S.P. 219

Southern Pacific Lines

Steam-Powered Locomotive

Built by:

Baldwin Locomotive Works – 1880

Wheel Arrangement:

0-4-0T  Shop Switcher


20 Tons

On Permanent Loan from:

Railway & Locomotive Historical Society

Southern California Chapter – 1954


currently undergoing restoration

to operating condition

The old locomotive was a featured attraction at the Grand Opening of the new Los Angeles Union Station in 1939. Noted railroad historian, Gerald Best, posed in the cab before the big parade on Alameda Street.

The locomotive known to visitors of Travel Town as “Southern Pacific 20” was originally built by the Baldwin Locomotive Works in 1880 for the proposed Market Street, Park and Cliff Railroad of San Francisco as their “Number 2”.  The locomotive was built an 0-4-2T tank engine and was covered by wooden street car body – making it what was referred to as a “steam dummy” or “motor”.  The practice of disguising street railway locomotives was common at the end of the 19th Century – in an attempt to fool horses that were accustomed to sharing the roads with streetcars, but frightened by the newfangled steam engine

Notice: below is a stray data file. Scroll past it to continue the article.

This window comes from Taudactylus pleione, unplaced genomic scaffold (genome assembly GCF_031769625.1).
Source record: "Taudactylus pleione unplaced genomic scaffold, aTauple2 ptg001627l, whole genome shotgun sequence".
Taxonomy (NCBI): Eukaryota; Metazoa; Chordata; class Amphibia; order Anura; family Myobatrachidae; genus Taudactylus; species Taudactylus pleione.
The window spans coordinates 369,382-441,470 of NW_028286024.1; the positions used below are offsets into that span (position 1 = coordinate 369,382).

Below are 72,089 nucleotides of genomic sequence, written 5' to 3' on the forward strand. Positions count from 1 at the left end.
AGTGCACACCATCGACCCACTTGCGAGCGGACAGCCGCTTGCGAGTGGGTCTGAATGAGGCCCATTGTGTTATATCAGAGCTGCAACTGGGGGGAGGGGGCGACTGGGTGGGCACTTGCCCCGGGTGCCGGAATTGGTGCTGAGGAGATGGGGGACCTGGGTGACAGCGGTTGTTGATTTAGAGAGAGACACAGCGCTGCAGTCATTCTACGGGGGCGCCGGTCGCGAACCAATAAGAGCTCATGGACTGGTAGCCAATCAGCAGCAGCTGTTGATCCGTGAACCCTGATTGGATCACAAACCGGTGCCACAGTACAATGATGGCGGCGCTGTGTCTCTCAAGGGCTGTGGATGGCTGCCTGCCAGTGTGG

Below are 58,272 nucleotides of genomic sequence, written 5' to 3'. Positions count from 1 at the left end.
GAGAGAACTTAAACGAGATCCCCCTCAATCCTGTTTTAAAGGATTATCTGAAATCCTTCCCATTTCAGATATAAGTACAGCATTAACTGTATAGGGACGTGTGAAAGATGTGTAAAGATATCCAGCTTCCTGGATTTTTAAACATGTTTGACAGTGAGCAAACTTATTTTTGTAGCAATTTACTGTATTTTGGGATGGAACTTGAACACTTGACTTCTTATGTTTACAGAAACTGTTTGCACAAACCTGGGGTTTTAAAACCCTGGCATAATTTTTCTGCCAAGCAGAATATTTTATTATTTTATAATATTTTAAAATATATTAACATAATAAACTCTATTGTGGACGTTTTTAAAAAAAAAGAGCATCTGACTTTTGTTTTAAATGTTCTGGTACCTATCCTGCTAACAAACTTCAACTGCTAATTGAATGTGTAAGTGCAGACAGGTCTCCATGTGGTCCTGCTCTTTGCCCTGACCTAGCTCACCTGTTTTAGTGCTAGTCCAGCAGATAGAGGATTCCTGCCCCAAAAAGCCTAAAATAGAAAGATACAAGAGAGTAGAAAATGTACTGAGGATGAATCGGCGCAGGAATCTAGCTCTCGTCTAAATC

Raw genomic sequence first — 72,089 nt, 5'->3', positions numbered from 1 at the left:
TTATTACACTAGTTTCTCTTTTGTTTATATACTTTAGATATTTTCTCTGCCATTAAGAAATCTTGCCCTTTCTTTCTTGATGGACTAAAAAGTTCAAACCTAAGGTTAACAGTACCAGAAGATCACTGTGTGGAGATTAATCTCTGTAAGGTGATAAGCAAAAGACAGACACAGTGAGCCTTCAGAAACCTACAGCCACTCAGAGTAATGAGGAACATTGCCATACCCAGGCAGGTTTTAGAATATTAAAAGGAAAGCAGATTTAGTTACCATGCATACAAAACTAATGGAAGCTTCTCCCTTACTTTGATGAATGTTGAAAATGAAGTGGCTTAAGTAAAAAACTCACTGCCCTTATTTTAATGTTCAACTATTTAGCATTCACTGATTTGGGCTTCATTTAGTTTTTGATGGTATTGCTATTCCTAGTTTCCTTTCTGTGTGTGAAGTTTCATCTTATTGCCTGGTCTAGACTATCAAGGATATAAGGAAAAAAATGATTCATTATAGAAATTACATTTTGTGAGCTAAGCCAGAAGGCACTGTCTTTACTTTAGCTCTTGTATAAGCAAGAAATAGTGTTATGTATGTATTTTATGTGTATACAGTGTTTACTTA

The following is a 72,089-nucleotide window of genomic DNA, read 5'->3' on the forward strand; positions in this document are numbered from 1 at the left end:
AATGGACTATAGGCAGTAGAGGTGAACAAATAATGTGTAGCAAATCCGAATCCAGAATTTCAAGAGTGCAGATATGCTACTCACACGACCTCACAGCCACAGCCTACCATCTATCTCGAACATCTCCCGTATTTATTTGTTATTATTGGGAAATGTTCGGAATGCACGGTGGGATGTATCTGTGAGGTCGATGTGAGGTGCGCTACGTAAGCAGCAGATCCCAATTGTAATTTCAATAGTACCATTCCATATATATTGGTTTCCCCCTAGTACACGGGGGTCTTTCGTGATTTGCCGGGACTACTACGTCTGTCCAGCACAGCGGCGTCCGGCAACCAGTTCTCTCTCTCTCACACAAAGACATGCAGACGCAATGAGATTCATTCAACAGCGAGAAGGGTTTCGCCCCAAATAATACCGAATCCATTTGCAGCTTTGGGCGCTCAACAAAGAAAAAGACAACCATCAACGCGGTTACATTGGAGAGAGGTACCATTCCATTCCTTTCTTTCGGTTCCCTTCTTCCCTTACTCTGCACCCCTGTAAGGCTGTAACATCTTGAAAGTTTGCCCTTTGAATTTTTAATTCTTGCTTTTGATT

"Steam Dummy" No. 20 in its 'street car disguise' while working on the California Motor Road.

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More Interesting Information:

Locomotives often have several different numbers during their years of service.  In 1900, old “Motor No. 2” was sold to the Southern Pacific, renumbered “20” and moved to Colton, California to work on their Southern California Motor Roada three-mile-long railroad running between San Bernardino and Colton, California.  In 1905, the Southern Pacific’s Los Angeles Shops rebuilt the locomotive to a 0-4-0T configuration, removing the trailing wheels and the ‘street car disguise’. Now renumbered “219” she worked for several years as shop switcher at the Los Angeles Shops until being transferred up north to the Southern Pacific’s Bay Shore Shops near San Francisco. Notoriety came to the locomotive in 1939 when she was dressed up as a fictitious Cahuenga Valley Railroad No. 2 for ‘performance’ in the Gala Pageant at the Grand Opening of then brand-new Los Angeles Union Passenger Terminal.  The locomotive eventually became the property of the Southern California Chapter of the Railway & Locomotive Historical Society, which presented her to Travel Town in 1954.   After display in Griffith Park for over 50 years, the locomotive was completely disassembled and is now undergoing a restoration back into operating condition.

As 'shop switcher' No. 219 at the Southern Pacific's Sacramento Shops in 1937.